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'It's about time': Preschool teachers say mandating CCTVs is a good move

Parents of preschoolers also said having CCTV cameras in schools will give them peace of mind.

'It's about time': Preschool teachers say mandating CCTVs is a good move

A preschool teacher with children. (File photo: TODAY)

SINGAPORE: Making closed-circuit television cameras mandatory at preschools is not only good for children and parents, but benefits teachers too, early childhood educators told CNA.

The issue of having CCTVs in preschools has been in the spotlight since videos of alleged abuse at two Kinderland centres emerged last week.

The Early Childhood Development Agency (ECDA) said last week that CCTVs will be mandatory at all preschools and government-funded early intervention centres from Jul 1 next year.

The footage would be an "objective and reliable source of evidence" in the event of any incidents, ECDA said, adding that the move is part of a regular review of security and safety measures.

When asked about CCTV cameras being made mandatory, preschool educator Anita Kaur said: "I love it. It's about time to protect the teachers."

The senior teacher at Presbyterian Preschools Services' centre in Ang Mo Kio said many teachers work hard and genuinely care for the children in their care, and the footage can help to clear up misunderstandings with parents. "Most teachers are comfortable with having that," the 52-year-old said.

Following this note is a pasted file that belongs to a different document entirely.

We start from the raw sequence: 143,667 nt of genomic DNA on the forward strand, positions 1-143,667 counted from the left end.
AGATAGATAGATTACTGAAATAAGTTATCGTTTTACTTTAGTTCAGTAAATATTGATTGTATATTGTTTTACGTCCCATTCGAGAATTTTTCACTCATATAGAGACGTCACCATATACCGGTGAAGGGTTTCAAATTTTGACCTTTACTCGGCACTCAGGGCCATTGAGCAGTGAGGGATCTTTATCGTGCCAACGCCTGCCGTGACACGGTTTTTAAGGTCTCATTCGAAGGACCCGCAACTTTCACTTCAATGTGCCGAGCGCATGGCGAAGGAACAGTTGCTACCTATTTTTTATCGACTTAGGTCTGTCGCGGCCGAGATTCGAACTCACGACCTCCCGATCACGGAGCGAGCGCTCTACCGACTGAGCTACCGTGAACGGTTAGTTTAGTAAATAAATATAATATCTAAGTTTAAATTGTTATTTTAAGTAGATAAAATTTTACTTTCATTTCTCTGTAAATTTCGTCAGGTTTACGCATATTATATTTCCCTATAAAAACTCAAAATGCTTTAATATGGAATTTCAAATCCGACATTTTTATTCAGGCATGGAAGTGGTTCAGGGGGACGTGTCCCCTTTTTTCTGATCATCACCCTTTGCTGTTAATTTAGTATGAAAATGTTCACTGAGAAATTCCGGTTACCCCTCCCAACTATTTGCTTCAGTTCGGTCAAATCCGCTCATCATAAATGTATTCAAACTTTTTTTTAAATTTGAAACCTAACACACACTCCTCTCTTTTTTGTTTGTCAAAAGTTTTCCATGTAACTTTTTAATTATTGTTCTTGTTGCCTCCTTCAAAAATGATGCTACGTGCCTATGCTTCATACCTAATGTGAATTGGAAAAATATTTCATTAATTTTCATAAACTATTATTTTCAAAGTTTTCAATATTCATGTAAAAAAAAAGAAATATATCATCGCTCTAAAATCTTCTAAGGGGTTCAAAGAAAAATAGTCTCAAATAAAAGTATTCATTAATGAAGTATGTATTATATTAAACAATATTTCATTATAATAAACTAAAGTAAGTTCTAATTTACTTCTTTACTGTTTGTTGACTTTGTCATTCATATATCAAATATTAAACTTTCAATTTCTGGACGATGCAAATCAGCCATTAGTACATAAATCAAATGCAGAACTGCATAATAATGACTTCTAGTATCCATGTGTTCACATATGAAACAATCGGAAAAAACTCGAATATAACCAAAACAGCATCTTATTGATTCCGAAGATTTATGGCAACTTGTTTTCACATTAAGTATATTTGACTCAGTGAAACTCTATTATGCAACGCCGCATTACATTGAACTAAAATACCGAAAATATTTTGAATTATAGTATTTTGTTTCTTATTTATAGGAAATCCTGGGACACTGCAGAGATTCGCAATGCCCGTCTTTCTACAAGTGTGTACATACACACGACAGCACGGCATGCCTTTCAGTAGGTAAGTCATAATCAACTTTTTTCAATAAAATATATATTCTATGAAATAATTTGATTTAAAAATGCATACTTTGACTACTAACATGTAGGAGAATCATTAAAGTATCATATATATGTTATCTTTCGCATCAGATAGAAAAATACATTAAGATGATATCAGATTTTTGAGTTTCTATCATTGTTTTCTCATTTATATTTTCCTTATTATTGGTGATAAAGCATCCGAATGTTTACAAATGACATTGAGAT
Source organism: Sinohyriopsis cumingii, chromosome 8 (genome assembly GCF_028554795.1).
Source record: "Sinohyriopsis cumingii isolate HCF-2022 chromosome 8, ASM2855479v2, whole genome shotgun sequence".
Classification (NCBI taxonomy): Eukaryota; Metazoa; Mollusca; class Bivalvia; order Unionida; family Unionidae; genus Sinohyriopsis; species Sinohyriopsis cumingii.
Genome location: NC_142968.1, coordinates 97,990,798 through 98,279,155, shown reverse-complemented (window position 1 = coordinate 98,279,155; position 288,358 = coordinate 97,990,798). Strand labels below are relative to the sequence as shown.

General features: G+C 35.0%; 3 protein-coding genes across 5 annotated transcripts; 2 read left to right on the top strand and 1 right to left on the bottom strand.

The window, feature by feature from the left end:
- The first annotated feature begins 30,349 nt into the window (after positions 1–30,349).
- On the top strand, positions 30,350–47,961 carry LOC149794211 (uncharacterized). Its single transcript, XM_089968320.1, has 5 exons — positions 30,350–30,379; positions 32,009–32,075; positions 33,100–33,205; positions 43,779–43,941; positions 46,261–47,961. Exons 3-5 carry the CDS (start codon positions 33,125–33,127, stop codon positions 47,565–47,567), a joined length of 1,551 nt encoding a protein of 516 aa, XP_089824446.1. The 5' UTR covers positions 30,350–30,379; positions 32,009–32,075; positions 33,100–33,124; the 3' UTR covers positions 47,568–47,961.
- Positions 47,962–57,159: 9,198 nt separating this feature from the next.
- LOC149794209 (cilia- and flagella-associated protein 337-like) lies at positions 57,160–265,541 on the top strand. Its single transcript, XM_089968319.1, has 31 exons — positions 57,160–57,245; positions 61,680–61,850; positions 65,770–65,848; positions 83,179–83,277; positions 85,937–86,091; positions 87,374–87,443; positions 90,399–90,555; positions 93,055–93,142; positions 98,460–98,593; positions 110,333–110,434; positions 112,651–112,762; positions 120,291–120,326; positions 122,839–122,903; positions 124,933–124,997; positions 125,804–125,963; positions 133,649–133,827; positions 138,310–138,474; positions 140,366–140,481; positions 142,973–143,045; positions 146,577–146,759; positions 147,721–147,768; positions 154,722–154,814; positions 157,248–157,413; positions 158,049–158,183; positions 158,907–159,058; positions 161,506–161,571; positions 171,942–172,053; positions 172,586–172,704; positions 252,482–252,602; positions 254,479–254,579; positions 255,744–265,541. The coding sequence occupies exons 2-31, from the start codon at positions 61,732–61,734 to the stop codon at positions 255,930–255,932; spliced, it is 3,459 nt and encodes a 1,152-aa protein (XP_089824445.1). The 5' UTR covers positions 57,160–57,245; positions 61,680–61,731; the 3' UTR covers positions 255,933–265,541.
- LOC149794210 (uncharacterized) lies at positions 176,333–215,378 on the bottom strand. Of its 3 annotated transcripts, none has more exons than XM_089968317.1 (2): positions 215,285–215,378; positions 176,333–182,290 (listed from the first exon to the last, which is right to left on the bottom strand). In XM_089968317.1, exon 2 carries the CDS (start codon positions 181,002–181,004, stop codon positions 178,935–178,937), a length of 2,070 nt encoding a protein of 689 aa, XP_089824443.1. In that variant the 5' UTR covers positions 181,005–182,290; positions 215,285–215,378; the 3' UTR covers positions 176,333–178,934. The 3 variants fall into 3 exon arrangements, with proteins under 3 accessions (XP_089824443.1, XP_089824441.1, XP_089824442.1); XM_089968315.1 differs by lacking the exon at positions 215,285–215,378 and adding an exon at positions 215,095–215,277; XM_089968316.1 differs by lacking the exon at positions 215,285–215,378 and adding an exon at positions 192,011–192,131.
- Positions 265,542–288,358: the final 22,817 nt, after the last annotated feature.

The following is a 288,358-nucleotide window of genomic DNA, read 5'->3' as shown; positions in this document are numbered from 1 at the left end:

A teacher who wanted to be known as Ms Chua, 32, said the centre she works in already has CCTV cameras.

“I feel that it’s a good move, I don’t feel defensive or anything,” she said, noting that there are no cameras in areas like the toilet or rooms that are only for teachers.

“In common areas where I am teaching or running lessons, I think CCTV will also be, in a way, protection for myself,” said Ms Chua, who has worked as an early childhood educator for seven years.

For example, a child could get hurt when the teacher’s back is turned or when they are in the teacher’s blind spot.

“When you try to find out what happened, (the children involved may) tell different stories,” said a former preschool teacher who gave her name as Cynthia.

“I also feel like I want to know the truth,” she said, adding that teachers can make changes to the classroom arrangement to prevent similar accidents.

She recalled an incident in a previous workplace, where a child lost her balance and fell on her arm, spraining it badly. Though there were two or three teachers in class at the time, it happened so quickly that they did not notice.

The girl did not complain of pain until she got home, and her parents wanted to know what happened.

“The CCTV helps us to clarify (what happened). Without that, the parents would be so upset, like oh, are you trying to hide something?” she said.

Cynthia’s last workplace, which she left in April, did not have CCTV, but she has also taught at MindChamps and KiddiWinkie, where there were cameras installed.